Seasonal staff in southern tourist towns struggling to find accommodation

Seasonal staff in our southern tourist towns are gearing up for the beginning of the winter season, but it's finding a place to stay that's become dire.

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There's now a desperate push for solutions on the eve of the ski season. Source: 1 NEWS

Rental accommodation in Wānaka is so bad, one seasonal worker has ended up sleeping in their car because they were unable to find a bed anywhere else.

Kiwis Alice Pallister and Jordyn Partridge moved south to work on the slopes but putting a roof over their heads for the season is near impossible.

“Everybody is looking and it's so competitive,” Pallister said.

“You're on the Facebook pages, scrolling and scrolling, and as soon as a place goes up, 20 or 30 comments are bombarded on the post, so it's kind of demoralising,” said Partridge.

Partridge is at a backpackers but will have to move out soon as it's fully booked for winter tourists.

Pallister is at a hostel most days but has slept in her car as a last resort.

“I have a really good sleeping bag so I would have that and a pillow,” said Pallister.

“For the first couple of hours it's fine, but when you wake up and it's freezing cold in the morning, it's not that fun.”

Wānaka relies heavily on seasonal workers, but short-term living has always been a chronic problem.

“It's pretty dire if you are a tenant... we only have one long term property to rent and zero seasonal rentals available,” said local property manager Colleen Topping.

A recent survey of the housing stock in the town shows the number of available rentals is down two-thirds compared at this time in 2019, which is adding pressure to the market.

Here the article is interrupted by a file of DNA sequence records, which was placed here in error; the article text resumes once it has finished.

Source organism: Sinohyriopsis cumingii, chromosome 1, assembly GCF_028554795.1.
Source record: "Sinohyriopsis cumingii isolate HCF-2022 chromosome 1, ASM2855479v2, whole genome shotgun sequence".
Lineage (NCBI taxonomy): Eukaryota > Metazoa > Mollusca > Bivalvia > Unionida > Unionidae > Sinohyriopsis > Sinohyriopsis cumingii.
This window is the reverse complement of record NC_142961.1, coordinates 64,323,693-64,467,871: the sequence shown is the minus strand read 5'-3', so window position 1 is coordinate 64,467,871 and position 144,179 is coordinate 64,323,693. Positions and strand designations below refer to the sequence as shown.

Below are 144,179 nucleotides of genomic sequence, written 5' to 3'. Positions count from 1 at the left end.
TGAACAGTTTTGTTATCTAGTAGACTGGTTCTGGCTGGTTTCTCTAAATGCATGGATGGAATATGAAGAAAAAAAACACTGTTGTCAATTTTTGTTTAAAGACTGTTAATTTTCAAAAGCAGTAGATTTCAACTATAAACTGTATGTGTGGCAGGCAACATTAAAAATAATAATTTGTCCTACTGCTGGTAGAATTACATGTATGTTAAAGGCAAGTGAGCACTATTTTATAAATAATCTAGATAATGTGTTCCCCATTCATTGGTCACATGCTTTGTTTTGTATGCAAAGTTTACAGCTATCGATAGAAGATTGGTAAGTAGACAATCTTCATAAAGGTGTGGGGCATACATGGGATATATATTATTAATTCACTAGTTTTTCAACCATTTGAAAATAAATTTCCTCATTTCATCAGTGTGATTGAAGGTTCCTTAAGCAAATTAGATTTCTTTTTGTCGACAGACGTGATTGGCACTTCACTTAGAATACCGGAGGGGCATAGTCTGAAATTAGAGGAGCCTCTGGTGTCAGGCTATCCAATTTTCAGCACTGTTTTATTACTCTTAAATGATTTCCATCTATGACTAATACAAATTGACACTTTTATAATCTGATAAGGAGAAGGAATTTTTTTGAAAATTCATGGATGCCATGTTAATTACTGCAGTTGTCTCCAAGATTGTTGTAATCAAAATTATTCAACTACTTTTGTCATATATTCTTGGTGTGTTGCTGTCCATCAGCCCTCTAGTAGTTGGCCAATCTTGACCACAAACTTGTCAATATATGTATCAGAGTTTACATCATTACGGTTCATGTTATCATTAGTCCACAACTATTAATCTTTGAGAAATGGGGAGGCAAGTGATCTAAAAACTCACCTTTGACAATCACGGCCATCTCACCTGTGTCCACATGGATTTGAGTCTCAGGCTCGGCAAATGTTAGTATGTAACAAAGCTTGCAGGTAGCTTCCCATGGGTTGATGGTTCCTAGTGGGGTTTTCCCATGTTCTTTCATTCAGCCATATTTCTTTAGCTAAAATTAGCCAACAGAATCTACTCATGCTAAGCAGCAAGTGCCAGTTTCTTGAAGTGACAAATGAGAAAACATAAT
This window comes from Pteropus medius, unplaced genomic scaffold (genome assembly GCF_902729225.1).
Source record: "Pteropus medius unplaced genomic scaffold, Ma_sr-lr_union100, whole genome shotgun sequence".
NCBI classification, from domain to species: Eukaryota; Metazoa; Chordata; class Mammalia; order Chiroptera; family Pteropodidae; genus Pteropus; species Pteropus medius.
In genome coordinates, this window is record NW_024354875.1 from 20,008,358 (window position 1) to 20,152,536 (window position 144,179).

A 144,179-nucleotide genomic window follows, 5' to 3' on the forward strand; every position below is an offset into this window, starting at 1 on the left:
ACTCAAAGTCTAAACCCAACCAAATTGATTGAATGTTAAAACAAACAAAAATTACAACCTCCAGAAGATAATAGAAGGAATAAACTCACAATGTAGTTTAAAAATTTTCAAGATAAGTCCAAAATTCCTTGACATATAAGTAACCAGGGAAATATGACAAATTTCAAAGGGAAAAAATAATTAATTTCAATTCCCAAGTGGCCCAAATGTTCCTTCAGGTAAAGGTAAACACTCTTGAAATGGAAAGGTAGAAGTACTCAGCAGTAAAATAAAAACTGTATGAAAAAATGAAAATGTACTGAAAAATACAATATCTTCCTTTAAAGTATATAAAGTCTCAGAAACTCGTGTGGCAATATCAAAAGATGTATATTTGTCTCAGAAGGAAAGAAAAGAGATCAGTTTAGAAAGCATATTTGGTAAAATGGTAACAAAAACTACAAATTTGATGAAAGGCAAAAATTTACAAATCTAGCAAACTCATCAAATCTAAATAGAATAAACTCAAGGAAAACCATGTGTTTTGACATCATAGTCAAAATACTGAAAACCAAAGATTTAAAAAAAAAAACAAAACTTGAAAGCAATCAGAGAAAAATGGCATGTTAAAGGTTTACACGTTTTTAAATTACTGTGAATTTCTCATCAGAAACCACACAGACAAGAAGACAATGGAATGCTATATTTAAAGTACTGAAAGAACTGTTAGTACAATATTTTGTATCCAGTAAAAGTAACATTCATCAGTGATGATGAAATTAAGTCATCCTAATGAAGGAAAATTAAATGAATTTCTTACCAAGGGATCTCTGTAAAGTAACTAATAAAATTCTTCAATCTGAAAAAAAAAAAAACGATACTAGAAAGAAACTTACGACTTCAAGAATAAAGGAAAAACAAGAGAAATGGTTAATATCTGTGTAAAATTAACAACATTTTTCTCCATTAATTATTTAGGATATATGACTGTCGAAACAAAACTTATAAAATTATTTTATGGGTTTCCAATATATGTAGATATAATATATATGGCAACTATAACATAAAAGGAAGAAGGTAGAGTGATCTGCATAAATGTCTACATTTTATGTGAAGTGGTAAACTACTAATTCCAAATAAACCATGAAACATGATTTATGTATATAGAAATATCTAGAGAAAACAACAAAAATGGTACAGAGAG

Holiday homes make up 40 per cent of accommodation in the town.

They have traditionally been an option for seasonal workers, but landlords are increasingly reluctant to offer them up due to changes to tenancy laws.

“They [landlords] are just nervous that they won't get that property back at the end of the fixed term tenancy... the tenant will exercise their right to stay on at the property,” said Topping.

The government is not considering any exemption for holiday homes at this stage.

But there are also calls for ski field operators to house their seasonal employees.

Laura Hedley from Cardrona Alpine Resort said the company has “looked into [worker accommodation] before… but I think there is a real opportunity to create worker accommodation”.

“The key would be that it would be utilised year-round.”

In the meantime, local resident Carmen Blackler is developing a quick fix.

She has recently launched ‘The Workforce Accommodation Network [The WAN] website linking workers with locals willing to share their house for the season.

“We have a need right now” said Carmen Blackler.

“A lot of people would say we need to build more, but that takes time… we have 7000 homes in Wānaka, granted some of them are holiday homes, but if someone's got a spare room, then if they can offer that to a ski worker then that helps solve the problem that we've got right now.”

She hopes it can be a long-term solution for town’s reliant on seasonal and flexible workers.

“These people come in and they share their skills with us so that we can have the winter that you know we know and love.”

“We just think that we need to look at it differently... and come up with new ways to help address the issue and the community always gathers in a time of crisis. So, what we're asking is that the community actually takes that sense and does it routinely.”

Blackler hopes that community spirit gives workers like Pallister and Partridge a place to call home this winter.

If you have a spare room or sleepout available for seasonal workers this winter, you can register at The WAN.